I won’t go through the rest of the service, but just make two more quick notes that impressed me.  The first was the number of times the exclamation of Christ’s resurrection was made.  “CHRIST IS RISEN!” from the priest as everyone responded, “INDEED, HE IS RISEN!”  It was done multiple times; if I were to guess at least two dozen times I do not think I would be exaggerating.  They said it not only in English but in Russian and Greek (Russian OC).  Throughout the liturgy, the priest would (in my inexperienced understanding) suddenly walk down the aisle with his censer and begin the victory cry.  It was really fascinating.

The second part was what is called the Troparion:  “Christ is risen from the dead, trampling down death by death, and upon those in the tombs bestowing life.”  It took me a few times before I caught all the words being said and so be able to join in.  It was even a few more times before the profundity of those words struck home.  Christ trampled death by death.  In essence, Jesus killed death by dying and rising from the dead.  That’s not new to me, but I am sure you have heard something said in a certain manner that isn’t familiar and it makes old things new again.  That’s what the Troparion did for me.  But it wasn’t just the words, it was how those words were sung.  There was a sense of victory.  Either I did not catch the inflection early on, or the inflection began to grow with anticipation and excitement as the night went on, but by the end there was this sense that yes, Jesus was victorious over death and we who will die and be buried will have life bestowed upon us as well.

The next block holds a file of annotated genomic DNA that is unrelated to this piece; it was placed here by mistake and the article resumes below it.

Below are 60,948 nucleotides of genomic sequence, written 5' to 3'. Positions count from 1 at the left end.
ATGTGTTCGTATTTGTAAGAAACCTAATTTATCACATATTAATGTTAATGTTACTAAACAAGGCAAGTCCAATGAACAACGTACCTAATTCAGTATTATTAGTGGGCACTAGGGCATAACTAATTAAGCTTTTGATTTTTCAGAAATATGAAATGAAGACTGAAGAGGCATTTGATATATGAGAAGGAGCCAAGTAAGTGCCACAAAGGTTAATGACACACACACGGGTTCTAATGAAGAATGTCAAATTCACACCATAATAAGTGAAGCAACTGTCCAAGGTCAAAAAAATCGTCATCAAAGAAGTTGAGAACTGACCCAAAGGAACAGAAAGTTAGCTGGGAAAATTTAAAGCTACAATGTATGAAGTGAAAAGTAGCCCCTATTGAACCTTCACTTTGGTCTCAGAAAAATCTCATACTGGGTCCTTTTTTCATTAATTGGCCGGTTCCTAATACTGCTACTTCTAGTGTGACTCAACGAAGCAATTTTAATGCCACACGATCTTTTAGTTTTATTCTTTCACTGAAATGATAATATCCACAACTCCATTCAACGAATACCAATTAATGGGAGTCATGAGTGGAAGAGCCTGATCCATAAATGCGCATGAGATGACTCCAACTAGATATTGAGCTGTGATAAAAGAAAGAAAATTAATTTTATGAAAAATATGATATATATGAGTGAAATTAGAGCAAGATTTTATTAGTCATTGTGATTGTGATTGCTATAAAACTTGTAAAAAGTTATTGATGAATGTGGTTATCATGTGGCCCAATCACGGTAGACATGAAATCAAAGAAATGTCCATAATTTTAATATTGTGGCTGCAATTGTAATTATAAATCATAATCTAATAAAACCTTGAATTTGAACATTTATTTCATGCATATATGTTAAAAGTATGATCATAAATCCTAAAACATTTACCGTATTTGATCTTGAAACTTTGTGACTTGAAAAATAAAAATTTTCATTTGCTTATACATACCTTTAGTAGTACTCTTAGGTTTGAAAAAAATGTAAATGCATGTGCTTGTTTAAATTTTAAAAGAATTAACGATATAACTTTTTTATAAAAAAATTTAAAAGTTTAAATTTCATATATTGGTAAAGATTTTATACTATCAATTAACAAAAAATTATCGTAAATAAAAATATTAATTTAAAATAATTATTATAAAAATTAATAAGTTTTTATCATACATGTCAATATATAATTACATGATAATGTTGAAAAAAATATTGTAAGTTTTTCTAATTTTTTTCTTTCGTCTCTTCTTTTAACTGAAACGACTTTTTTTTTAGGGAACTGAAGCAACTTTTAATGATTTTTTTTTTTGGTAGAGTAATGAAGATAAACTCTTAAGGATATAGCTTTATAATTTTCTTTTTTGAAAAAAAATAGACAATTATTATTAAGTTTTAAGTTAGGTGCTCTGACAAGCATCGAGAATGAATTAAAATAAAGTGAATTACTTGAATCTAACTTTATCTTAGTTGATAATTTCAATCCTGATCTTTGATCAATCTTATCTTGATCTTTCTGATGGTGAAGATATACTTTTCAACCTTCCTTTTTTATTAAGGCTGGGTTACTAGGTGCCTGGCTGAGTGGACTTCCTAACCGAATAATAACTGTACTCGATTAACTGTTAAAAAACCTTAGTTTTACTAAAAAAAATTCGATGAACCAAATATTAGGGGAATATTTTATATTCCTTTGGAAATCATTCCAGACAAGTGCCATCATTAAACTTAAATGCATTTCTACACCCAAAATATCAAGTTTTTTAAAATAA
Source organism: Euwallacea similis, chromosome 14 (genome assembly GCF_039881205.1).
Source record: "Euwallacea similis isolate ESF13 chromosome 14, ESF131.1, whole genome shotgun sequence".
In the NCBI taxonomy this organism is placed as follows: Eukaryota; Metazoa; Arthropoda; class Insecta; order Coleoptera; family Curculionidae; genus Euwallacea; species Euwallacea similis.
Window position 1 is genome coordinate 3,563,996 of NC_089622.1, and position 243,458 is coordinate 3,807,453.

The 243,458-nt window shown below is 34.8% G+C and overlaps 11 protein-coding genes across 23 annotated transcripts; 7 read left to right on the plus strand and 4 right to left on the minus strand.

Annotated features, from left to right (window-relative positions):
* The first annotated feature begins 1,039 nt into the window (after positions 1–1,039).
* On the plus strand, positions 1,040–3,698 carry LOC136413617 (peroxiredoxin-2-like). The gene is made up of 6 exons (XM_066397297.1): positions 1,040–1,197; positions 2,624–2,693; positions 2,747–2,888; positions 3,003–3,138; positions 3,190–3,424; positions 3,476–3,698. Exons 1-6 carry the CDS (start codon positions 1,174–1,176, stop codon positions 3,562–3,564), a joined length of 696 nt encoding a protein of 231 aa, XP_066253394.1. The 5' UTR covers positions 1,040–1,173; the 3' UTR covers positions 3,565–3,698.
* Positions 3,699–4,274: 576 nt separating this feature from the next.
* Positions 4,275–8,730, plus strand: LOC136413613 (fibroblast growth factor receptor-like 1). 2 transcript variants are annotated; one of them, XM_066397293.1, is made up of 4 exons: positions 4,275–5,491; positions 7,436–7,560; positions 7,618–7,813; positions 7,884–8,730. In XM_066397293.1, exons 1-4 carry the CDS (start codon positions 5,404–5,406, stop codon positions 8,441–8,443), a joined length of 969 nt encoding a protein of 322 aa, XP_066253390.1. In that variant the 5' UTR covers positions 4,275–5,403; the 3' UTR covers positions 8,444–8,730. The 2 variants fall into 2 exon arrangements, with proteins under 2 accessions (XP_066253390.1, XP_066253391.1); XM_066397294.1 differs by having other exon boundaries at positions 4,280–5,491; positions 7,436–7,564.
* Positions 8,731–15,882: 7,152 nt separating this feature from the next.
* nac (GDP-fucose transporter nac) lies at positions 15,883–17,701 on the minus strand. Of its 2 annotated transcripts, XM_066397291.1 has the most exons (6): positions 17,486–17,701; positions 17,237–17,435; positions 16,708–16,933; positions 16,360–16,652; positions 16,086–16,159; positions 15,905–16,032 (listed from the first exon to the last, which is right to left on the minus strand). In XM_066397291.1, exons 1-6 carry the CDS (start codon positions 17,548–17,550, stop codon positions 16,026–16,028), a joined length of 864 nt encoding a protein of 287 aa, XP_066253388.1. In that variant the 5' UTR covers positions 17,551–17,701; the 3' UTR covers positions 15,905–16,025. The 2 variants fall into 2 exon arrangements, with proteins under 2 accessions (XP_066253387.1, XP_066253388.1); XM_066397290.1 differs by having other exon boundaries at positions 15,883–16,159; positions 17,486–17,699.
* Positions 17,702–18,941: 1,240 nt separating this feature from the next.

Maybe it’s because I was so new to the Pascha service, or maybe it was because it had been a long day and I was overly sensitive, or maybe it is because that is the design of the service in the first place, but I came away bursting with a renewed look of Christ’s resurrection and myself as His light in the world.  One last thing: I probably will not go another Easter without personally reading John Chrysostom’s Paschal Sermon.